Friday, January 28, 2022 Jan 28, 2022
43° F Dallas, TX

CITYSCOPE

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Political observers and reporters who cover City Hall have taken to calling Annette Strauss the “silent mayor.” In the months since she became the city council’s presiding officer, she hasn’t spoken out much or taken any visible leadership positions. In August, she wasn’t really even here, preferring to maintain her long-time tradition of spending the month with her family in the California coastal resort of La Jolla.

Still, council members give her high marks so far, asserting that the absence of leadership is due more to lack of issues than initiative. Her first real tests will likely come this month, when the council concludes its wrestling with the city budget and appointments to the various boards and commissions. Strauss does get all the credit for taking a leadership role on the election of councilman Diane Ragsdale to another term as the council’s deputy mayor pro tem, which is essentially a ceremonial honor. Ragsdale had sought the mayor pro tem role vacated by Strauss, but she realized, early on that she didn’t have a prayer of winning that post, so she turned her attention to winning another term as deputy mayor pro tem. It turned out to be a very close call, and council sources say that Strauss is responsible for Ragsdale’s hanging onto the job.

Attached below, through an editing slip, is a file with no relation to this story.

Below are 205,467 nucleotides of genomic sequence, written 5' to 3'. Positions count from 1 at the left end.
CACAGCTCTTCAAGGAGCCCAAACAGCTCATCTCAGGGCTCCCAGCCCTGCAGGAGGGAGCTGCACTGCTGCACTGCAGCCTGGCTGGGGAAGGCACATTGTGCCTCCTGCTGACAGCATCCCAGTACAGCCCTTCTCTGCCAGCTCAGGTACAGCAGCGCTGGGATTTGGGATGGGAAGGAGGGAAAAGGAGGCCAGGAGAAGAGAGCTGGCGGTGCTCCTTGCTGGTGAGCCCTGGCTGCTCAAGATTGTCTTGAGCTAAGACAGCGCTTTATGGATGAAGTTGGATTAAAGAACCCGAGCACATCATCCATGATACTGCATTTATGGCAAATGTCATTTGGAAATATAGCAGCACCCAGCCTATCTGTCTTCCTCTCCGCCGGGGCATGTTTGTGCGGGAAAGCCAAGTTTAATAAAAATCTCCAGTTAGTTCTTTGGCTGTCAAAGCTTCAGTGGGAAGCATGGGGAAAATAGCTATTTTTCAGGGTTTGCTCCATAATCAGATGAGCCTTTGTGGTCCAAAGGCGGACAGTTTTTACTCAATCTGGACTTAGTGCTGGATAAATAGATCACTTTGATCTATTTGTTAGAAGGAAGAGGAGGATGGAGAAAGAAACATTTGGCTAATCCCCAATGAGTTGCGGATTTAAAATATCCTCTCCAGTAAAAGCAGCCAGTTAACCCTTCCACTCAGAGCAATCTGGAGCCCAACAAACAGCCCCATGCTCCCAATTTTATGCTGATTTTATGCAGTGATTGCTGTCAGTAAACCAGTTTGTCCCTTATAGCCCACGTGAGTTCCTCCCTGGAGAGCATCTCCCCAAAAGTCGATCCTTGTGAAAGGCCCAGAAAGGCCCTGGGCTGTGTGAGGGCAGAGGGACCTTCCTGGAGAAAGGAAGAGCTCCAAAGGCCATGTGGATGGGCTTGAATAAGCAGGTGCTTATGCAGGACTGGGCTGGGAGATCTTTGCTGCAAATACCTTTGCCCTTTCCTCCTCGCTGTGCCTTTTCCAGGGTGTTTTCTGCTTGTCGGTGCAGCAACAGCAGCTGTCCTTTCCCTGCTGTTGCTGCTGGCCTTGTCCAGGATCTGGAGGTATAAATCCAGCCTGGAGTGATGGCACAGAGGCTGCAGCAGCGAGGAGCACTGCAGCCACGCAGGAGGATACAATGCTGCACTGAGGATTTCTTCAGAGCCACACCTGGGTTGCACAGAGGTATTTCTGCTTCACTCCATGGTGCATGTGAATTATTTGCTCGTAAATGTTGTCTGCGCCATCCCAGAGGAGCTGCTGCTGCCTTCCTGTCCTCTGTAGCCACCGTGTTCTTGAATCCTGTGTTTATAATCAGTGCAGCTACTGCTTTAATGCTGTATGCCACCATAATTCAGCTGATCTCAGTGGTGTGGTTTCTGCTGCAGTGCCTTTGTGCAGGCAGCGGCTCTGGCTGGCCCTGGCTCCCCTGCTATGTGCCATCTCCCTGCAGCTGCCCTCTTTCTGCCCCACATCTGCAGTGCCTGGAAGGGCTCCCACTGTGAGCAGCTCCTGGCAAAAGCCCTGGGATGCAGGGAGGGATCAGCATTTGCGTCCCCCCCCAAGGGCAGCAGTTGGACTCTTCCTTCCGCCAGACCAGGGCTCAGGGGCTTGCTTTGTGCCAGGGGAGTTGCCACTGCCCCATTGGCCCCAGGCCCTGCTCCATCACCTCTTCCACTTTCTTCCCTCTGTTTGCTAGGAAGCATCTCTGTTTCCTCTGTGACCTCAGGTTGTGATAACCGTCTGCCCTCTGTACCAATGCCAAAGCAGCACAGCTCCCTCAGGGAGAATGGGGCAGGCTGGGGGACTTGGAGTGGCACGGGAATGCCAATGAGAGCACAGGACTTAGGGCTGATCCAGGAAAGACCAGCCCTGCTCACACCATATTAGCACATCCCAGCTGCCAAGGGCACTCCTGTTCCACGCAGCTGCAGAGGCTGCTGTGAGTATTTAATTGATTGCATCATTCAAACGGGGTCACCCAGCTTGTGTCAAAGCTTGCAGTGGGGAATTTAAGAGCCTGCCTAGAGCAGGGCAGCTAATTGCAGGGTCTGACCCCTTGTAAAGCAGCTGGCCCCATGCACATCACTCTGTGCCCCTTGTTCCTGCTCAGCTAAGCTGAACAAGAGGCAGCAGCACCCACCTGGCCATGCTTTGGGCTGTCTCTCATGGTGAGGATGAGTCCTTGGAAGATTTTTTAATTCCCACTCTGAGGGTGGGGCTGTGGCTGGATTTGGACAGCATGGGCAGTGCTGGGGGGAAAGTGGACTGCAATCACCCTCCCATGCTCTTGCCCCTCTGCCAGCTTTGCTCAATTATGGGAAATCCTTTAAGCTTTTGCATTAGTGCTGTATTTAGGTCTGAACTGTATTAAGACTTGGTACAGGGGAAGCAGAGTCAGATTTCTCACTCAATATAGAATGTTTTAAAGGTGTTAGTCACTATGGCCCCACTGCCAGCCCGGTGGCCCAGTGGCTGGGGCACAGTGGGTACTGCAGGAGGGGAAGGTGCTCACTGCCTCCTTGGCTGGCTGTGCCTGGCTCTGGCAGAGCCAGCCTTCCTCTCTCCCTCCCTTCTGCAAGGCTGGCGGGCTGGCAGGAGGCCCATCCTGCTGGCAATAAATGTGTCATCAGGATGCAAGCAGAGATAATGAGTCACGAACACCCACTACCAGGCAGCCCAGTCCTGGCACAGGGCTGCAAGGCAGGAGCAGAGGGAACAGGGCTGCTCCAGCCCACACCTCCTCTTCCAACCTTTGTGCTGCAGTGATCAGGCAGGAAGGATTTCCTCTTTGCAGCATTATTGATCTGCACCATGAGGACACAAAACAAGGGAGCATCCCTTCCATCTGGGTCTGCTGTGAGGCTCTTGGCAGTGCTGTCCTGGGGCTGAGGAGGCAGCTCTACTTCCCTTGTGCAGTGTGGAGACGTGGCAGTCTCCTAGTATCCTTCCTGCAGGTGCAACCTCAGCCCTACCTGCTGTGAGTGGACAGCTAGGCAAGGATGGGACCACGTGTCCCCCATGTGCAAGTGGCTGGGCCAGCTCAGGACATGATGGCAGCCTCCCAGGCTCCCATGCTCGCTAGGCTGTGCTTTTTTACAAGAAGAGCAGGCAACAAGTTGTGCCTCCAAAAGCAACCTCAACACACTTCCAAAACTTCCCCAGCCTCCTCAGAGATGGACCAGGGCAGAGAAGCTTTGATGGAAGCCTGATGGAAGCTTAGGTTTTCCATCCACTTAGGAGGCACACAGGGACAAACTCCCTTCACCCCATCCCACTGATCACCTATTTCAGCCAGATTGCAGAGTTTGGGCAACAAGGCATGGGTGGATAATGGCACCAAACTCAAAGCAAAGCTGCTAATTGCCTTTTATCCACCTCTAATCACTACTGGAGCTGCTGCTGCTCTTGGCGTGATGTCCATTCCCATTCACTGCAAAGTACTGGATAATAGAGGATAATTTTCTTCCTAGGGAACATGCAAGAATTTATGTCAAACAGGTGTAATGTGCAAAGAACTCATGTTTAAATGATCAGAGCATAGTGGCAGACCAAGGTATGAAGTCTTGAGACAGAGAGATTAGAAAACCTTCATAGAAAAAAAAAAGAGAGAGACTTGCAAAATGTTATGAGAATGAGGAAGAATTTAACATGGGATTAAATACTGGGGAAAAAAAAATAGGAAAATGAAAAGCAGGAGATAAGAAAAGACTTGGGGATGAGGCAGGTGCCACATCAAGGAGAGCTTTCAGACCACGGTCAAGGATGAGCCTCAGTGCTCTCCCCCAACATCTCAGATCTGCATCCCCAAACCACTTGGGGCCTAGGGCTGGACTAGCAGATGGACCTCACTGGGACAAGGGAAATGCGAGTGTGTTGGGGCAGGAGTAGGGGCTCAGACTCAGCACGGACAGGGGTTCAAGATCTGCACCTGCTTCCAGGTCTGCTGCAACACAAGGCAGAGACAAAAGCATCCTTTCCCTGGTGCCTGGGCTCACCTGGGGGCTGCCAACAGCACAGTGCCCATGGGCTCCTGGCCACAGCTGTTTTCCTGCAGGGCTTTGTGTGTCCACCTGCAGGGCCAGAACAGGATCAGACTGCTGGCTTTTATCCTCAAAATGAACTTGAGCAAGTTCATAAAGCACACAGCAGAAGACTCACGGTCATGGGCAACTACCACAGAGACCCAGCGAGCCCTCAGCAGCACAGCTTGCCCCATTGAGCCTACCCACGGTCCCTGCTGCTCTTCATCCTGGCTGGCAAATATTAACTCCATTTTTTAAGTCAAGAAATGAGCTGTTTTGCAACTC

One city official about whom there is unanimous praise is Assistant City Attorney Ron Kirk, whose duties include serving as the city’s chief lobbyist to the Texas Legislature. Kirk carried a heavier-than-usual package of legislative priorities to Austin during this year’s regular session; under Kirk’s guidance, Dallas achieved eleven of its twelve legislative goals. One of the more important changes will allow the city to condemn and repair rental properties at the owner’s expense and place liens on proporties that do not meet housing code requirements. This removes a major stumbling block to cracking down on slumlords and negligent owners. Other new legislation will help the city funnel more contracts to companies owned by women and minorities. Before, the law limited the city to considering only the lowest bidder in awarding contracts.

“No question about it, a large part of the success we enjoyed in the regular session was directly related to him,” says City Manager Richard Knight. “The city would suffer a significant loss if he should choose to market his skills elsewhere.”